Birding · Fall Colors · Wildflowers · Wildlife
The trail is open from dawn to dusk, 365 days a year.
The Holman Loop begins at the main parking area and meanders through a restored native plant meadow and surrounding forest areas at Horton Grove Nature Preserve north of Durham. The Holman Loop also connects to the Hart Trail
in the forested area to the west of the meadow.
The native plant meadow is home to numerous native plant and wildlife species, especially birds and insect pollinators. Several stands of milkweed host monarch butterflies throughout the year, and 11 other butterfly species have been identified in the meadow. Numerous bird species use the meadow, including northern bobwhite quail. Native warm season grasses have sprouted and been planted, and native flowering plants abound throughout the meadow. This ecosystem and many of these species have become rare throughout the Piedmont due to development, agriculture, and the lack of fire on the landscape that historically kept areas open and free of trees.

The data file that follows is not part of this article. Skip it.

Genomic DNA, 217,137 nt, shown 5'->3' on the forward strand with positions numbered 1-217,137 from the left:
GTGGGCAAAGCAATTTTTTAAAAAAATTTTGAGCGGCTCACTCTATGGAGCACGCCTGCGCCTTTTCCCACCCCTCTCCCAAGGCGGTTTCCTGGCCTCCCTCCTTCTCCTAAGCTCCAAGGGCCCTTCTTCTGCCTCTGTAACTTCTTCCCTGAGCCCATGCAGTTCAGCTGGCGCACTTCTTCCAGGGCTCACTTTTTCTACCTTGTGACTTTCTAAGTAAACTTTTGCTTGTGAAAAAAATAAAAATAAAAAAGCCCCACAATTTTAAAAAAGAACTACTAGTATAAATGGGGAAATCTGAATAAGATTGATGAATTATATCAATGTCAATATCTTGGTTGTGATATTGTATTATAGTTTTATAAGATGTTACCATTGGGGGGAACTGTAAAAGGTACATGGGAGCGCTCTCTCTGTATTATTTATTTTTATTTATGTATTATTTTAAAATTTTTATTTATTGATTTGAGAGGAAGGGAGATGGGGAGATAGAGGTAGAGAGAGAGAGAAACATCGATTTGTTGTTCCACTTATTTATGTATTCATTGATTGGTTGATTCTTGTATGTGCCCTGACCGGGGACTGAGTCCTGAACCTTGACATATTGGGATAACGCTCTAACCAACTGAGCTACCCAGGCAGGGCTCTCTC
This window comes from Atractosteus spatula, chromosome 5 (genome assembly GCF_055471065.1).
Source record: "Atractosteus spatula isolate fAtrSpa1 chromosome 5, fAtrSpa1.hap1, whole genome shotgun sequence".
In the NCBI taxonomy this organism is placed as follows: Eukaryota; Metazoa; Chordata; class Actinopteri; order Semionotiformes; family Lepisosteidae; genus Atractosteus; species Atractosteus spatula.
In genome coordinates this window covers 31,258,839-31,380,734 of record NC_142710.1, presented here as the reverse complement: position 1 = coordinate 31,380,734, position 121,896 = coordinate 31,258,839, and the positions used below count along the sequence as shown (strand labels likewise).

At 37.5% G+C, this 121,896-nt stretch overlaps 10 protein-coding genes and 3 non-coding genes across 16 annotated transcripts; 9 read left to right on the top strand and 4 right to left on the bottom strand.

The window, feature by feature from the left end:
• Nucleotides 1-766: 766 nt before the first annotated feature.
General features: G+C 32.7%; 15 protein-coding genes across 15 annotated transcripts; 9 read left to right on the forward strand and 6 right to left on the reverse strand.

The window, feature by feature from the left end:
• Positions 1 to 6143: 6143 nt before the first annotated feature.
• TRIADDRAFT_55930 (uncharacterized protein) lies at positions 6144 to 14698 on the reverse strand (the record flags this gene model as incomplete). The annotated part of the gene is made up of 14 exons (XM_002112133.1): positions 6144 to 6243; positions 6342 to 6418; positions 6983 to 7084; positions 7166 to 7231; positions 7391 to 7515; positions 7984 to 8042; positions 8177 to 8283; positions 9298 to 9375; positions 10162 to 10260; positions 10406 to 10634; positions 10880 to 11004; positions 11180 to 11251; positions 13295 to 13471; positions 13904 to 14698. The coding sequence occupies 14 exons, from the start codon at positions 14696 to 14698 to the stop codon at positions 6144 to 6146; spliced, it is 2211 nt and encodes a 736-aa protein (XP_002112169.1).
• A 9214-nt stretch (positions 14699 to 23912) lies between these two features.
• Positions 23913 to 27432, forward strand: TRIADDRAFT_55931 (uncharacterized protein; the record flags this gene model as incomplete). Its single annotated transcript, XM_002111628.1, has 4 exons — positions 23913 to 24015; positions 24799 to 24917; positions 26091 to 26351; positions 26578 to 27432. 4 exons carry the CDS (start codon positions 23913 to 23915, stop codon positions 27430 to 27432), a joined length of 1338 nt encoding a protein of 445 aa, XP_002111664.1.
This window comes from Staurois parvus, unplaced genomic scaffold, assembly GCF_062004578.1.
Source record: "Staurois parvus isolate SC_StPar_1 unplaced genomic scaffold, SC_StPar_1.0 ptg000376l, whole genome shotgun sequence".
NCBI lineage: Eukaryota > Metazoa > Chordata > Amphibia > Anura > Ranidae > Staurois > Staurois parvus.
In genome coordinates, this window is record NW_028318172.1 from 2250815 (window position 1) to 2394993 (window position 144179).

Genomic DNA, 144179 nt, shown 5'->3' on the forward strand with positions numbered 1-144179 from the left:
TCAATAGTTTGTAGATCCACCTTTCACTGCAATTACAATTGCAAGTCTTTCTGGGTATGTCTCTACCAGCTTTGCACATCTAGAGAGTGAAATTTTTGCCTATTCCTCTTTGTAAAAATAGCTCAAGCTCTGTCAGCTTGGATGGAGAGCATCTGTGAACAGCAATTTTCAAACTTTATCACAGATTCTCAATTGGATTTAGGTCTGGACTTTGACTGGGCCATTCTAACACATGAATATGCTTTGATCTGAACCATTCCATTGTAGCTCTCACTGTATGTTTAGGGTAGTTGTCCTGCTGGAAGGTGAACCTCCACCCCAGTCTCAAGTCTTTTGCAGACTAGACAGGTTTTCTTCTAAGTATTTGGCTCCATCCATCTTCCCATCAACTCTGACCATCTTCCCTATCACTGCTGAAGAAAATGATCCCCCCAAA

Flora & Fauna
The native plant meadow is habitat for numerous species, including rabbits, deer, turkey, fox, and coyote. However, birds are especially plentiful in the meadow, including pileated woodpecker, American woodcock, and northern bobwhite quail. Native warm season grasses are found throughout the meadow and many flowering plants have been restored, including milkweed. The flowering plants attract numerous pollinators, including 12 species of butterfly and 4 skippers.
Shared By: Matthew Rutledge